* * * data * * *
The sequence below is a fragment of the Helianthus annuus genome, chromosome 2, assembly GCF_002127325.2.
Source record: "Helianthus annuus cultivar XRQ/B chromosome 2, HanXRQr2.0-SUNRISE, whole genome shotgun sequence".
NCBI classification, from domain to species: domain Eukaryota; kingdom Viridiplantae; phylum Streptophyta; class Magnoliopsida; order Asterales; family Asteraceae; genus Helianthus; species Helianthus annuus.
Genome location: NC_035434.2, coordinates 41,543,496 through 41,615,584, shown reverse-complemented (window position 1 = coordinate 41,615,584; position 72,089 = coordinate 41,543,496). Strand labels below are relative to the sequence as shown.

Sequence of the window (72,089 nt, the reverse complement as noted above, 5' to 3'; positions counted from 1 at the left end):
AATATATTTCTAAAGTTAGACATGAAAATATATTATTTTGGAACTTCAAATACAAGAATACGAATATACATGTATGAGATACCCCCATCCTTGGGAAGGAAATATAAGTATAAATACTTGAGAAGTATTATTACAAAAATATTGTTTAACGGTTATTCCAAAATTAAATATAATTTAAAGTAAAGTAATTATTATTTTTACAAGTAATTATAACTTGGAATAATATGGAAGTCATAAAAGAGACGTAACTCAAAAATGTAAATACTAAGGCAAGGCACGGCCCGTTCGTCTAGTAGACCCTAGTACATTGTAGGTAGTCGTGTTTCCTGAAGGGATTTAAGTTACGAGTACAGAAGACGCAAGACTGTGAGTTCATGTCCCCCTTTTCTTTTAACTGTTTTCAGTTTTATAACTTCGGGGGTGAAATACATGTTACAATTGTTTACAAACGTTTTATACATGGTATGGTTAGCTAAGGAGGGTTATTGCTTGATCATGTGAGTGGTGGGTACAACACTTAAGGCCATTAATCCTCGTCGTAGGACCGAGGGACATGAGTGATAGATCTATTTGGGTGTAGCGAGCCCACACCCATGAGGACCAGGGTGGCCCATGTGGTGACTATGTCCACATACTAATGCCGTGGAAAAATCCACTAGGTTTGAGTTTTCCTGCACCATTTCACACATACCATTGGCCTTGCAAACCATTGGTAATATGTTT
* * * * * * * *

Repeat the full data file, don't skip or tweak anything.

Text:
The sequence below is a fragment of the Helianthus annuus genome, chromosome 2, assembly GCF_002127325.2.
Source record: "Helianthus annuus cultivar XRQ/B chromosome 2, HanXRQr2.0-SUNRISE, whole genome shotgun sequence".
NCBI classification, from domain to species: domain Eukaryota; kingdom Viridiplantae; phylum Streptophyta; class Magnoliopsida; order Asterales; family Asteraceae; genus Helianthus; species Helianthus annuus.
Genome location: NC_035434.2, coordinates 41,543,496 through 41,615,584, shown reverse-complemented (window position 1 = coordinate 41,615,584; position 72,089 = coordinate 41,543,496). Strand labels below are relative to the sequence as shown.

Sequence of the window (72,089 nt, the reverse complement as noted above, 5' to 3'; positions counted from 1 at the left end):
AATATATTTCTAAAGTTAGACATGAAAATATATTATTTTGGAACTTCAAATACAAGAATACGAATATACATGTATGAGATACCCCCATCCTTGGGAAGGAAATATAAGTATAAATACTTGAGAAGTATTATTACAAAAATATTGTTTAACGGTTATTCCAAAATTAAATATAATTTAAAGTAAAGTAATTATTATTTTTACAAGTAATTATAACTTGGAATAATATGGAAGTCATAAAAGAGACGTAACTCAAAAATGTAAATACTAAGGCAAGGCACGGCCCGTTCGTCTAGTAGACCCTAGTACATTGTAGGTAGTCGTGTTTCCTGAAGGGATTTAAGTTACGAGTACAGAAGACGCAAGACTGTGAGTTCATGTCCCCCTTTTCTTTTAACTGTTTTCAGTTTTATAACTTCGGGGGTGAAATACATGTTACAATTGTTTACAAACGTTTTATACATGGTATGGTTAGCTAAGGAGGGTTATTGCTTGATCATGTGAGTGGTGGGTACAACACTTAAGGCCATTAATCCTCGTCGTAGGACCGAGGGACATGAGTGATAGATCTATTTGGGTGTAGCGAGCCCACACCCATGAGGACCAGGGTGGCCCATGTGGTGACTATGTCCACATACTAATGCCGTGGAAAAATCCACTAGGTTTGAGTTTTCCTGCACCATTTCACACATACCATTGGCCTTGCAAACCATTGGTAATATGTTT